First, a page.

I’m reviewing these comics together because they are part 1 and 2 of a crossover, called Super Sons of Tomorrow. Let’s get started.
Both issues are co-written by Peter J. Tomasi and Patrick Gleason, and they are both heavily influenced by a recent story arc in Detective Comics where a dark future version of Tim Drake arrives to the present to kill someone terminator style. Last time he tried to kill Batwoman. This time, it’s Superboy.
The first issue is the more intense of the two, with Tim Drake first attacking Batman to acquire what he needs. It’s a brutal fight scene that’s a close match. That is until Tim pulls out a gun. The second fight is even more intense, with Tim showing off his preparation skills and tactical genius as he takes on Superman, with the intention to take him out of the fight without killing him. It’s a great setup issue that shows how big of a threat future Tim Drake is, while giving us some fantastic action scenes.
Super Sons is far more lighthearted for the most part. It starts with the Teen Titans struggling against a villain group, until Superboy arrives and saves everyone. To no regular reader’s surprise, Robin (Damian Wayne) isn’t all too happy about this. The debate between the team and Superboy does a good job at showing some of the tensions between team members while still keeping the comic relatively light, at least until Tim Drake hacks their base’s systems. To tell you anything else about the story would spoil it, but the comic does explain why Future Tim Drake is so motivated to kill Superboy. The only problem I can think of is that there’s a grammar mistake on the first panel where Tim Drake shows himself. “I’m now in full control the tower from the inside.” For a super genius, he somehow forgot the word “of”.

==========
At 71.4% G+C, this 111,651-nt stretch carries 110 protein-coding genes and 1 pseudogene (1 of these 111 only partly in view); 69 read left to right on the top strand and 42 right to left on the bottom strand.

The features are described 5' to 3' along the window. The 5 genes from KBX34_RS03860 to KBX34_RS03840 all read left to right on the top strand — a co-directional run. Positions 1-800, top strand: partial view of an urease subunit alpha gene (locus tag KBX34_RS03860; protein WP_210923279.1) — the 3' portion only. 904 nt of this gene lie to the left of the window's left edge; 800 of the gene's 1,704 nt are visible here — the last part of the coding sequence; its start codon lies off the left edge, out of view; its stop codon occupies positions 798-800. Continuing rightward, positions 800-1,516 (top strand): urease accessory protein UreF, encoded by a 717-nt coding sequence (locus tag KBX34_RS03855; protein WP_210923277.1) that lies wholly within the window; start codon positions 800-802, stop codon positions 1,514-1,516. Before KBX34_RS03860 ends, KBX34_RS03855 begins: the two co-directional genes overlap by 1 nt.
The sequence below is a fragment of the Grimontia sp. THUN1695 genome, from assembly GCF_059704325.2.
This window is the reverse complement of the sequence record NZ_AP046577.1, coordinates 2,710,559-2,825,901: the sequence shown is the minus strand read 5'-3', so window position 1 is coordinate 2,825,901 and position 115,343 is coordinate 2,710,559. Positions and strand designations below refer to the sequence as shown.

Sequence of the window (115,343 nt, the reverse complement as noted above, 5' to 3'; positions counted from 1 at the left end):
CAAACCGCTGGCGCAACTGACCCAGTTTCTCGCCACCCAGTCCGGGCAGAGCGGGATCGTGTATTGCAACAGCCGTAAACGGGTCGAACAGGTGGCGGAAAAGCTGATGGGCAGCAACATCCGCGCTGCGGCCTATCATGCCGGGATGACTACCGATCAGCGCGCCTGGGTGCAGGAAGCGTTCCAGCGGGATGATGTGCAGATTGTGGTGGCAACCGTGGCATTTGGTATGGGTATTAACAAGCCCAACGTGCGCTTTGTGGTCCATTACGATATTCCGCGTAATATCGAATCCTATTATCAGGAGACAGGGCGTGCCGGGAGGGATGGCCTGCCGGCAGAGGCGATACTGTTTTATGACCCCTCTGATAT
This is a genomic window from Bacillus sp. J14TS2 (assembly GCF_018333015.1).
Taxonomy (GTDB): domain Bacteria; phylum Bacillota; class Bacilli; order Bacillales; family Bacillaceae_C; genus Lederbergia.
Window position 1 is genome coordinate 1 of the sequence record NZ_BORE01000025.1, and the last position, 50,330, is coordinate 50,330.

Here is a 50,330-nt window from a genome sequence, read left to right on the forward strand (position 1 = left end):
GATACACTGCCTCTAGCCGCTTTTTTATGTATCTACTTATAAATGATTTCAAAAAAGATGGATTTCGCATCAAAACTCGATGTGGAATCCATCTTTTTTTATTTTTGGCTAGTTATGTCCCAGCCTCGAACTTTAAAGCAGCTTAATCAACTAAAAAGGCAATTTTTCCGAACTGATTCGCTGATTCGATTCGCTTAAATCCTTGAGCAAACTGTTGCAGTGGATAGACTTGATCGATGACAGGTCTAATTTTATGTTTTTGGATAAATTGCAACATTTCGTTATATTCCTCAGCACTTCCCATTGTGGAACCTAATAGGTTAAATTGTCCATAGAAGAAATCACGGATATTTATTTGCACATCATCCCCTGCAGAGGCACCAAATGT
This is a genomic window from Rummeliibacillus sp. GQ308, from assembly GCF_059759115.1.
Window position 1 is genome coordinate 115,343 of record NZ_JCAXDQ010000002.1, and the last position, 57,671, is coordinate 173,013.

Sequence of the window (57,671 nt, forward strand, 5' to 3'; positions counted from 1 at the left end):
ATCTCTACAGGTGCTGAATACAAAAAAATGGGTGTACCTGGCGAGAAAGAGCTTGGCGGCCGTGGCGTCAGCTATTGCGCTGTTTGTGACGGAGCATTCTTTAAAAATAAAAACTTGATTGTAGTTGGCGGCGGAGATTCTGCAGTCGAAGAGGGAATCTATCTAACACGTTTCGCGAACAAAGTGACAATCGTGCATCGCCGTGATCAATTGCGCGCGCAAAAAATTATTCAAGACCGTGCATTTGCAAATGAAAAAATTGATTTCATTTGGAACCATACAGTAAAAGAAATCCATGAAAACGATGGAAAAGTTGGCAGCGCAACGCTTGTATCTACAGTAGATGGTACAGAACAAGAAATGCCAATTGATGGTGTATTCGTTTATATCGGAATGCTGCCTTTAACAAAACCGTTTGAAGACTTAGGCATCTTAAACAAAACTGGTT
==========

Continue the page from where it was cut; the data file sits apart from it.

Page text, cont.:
Jorge Jimenez is on art with Alejandro Sanchez colouring in Superman 37, with Ryan Benjamin on art and Gabe Elaeb on colours in Super Sons 11. The art in both comics are good. Superman’s art is generally more realistic looking, with highly detailed environments and characters and the right level of blood to help show how brutal the Batman vs. Batman fight is. Wayne Manor is appropriately dark with great use of shadows, while the fortress of solitude is bright and colourful. The art in Super Sons is a touch more cartoony, but not so much that it doesn’t match the darker tone once Tim Drake shows up. The exaggerated facial expressions do a brilliant job at conveying emotions, like Starfire’s confused look when she’s trying to figure out who took out all the bad guys, Damian’s annoyed stare when he figures out Superboy got involved, and the cold determination on Tim Drake’s face that even shows through his mask. The colouring is also great.
These two comics give us a great start for this crossover. It’s striking a good balance between a darker, more intense story than usual for Tomasi and Gleason’s Superman run, and the fun tone that Super Sons usually enjoys. Even though it hasn’t been long since the Tim Drake story arc ended in Detective Comics, I have no problem with him showing up this soon. He’s a very compelling villain for several reasons, and part of the fun of this crossover will be to see how they can possibly stop Terminator Batman from killing Superboy. If the idea of this crossover interests you, then you should pick these issues up.
I’m giving Superman 37 an 8.5, and Super Sons 11 a 7.5 (full point deduction for the grammar mistake in a professional release).